The Canadian Centenary Series

New France 1701-1744

A Supplement to Europe

Publisher: McClelland & Stewart
Volume IV of the Canadian Centenary Series

Now available as e-books for the first time, the Canadian Centenary Series is a comprehensive nineteen-volume history of the peoples and lands which form Canada. Although the series is designed as a unified whole so that no part of the story is left untold, each volume is complete in itself.

Bracketed by wars between the empires of France and Britain, the history of the by now well-developed colonies of New France covered by New France, 1701-1744: A Supplement to Europe witnessed a “golden age” of peace and unprecedented economic growth. Comprising the area colonized by France in North America between 1534 and 1763, at its peak in 1712, the territory of New France extended from Newfoundland to the Rocky Mountains and from Hudson Bay to the Gulf of Mexico and covered an area of some 8 million square kilometres. Describing the political, social, and economic events surrounding the shift in importance from fur traders and adventurers to farmers, craftsmen, and fishermen, Dale Miquelon demonstrates that the texture of everyday life in Île-Royale (present day Cape Breton Island, Nova Scotia) and the settlements of the St. Lawrence River was greatly influenced by the dictates of French foreign policy and the vagaries of the economic boom and bust cycles that affected the entire empire.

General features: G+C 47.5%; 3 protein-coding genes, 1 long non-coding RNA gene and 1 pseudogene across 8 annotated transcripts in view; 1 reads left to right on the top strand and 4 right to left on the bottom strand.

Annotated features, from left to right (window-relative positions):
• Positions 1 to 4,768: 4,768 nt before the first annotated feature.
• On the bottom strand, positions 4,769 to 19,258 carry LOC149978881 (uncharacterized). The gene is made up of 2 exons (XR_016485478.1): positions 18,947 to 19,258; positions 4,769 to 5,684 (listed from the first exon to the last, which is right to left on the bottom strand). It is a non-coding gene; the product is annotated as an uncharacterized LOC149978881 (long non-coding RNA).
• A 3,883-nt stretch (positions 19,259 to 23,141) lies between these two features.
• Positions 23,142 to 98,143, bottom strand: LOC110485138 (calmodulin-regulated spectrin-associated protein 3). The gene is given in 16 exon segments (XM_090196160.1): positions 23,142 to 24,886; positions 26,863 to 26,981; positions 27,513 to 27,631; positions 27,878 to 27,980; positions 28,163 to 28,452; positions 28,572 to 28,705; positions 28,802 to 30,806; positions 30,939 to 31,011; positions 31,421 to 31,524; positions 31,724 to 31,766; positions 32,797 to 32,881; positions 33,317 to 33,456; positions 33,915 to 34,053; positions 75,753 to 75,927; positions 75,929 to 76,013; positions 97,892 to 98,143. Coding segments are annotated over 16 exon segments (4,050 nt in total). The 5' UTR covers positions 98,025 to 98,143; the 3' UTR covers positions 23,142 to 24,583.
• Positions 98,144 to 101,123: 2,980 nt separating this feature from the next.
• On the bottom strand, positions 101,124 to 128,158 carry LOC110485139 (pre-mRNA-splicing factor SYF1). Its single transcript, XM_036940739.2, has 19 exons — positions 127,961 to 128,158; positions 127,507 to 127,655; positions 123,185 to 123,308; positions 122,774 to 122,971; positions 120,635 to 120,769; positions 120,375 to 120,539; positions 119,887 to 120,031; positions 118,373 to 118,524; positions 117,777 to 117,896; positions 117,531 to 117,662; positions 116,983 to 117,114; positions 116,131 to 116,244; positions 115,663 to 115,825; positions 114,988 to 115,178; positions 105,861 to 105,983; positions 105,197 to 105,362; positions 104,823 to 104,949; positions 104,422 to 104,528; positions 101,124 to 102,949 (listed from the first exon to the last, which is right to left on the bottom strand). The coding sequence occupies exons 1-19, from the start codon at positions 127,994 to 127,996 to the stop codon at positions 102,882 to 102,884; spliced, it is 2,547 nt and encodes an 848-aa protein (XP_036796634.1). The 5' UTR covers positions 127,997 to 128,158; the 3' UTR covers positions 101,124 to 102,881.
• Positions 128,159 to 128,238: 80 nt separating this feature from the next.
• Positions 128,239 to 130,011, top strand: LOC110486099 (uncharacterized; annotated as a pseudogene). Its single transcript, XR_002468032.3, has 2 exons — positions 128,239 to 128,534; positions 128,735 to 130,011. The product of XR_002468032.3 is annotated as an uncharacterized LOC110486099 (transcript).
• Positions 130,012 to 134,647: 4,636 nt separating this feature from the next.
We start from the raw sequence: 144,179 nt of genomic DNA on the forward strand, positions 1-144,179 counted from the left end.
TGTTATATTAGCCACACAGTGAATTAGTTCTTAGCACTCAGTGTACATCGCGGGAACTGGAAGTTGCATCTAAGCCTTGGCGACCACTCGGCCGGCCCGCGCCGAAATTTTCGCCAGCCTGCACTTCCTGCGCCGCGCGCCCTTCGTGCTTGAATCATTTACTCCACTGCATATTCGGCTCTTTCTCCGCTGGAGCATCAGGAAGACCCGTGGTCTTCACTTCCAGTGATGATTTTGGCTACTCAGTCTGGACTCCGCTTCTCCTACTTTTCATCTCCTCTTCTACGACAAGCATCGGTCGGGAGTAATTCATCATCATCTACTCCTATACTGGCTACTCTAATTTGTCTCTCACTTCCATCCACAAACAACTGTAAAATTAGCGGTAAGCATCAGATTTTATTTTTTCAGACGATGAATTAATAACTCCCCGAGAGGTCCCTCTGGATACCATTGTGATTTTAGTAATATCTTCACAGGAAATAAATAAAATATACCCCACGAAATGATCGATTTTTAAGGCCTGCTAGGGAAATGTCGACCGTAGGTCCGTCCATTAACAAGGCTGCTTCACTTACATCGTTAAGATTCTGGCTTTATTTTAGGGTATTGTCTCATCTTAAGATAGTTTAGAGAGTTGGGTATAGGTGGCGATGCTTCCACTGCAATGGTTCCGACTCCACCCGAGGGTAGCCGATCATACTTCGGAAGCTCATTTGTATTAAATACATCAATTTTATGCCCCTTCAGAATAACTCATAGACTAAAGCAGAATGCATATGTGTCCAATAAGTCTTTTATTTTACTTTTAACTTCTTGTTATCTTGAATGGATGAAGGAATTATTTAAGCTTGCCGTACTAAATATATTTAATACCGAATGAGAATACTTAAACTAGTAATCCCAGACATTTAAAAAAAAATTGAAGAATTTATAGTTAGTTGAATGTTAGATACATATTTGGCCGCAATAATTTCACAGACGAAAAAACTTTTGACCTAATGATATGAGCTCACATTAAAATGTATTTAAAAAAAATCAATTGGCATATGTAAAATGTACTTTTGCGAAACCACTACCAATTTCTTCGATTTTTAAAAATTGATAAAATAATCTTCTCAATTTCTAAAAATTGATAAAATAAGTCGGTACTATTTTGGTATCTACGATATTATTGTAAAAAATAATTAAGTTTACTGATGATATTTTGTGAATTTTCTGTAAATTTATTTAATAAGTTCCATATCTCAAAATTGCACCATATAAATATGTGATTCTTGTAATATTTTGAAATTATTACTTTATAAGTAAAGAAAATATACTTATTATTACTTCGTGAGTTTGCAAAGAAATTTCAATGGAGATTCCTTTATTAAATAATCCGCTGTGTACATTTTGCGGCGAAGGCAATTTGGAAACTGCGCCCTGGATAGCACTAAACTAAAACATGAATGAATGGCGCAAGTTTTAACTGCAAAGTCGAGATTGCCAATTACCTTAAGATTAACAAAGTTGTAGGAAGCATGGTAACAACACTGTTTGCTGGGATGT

First published in 1987, Dale Miquelon’s important contribution to the Canadian Centenary Series is available here as an e-book for the first time.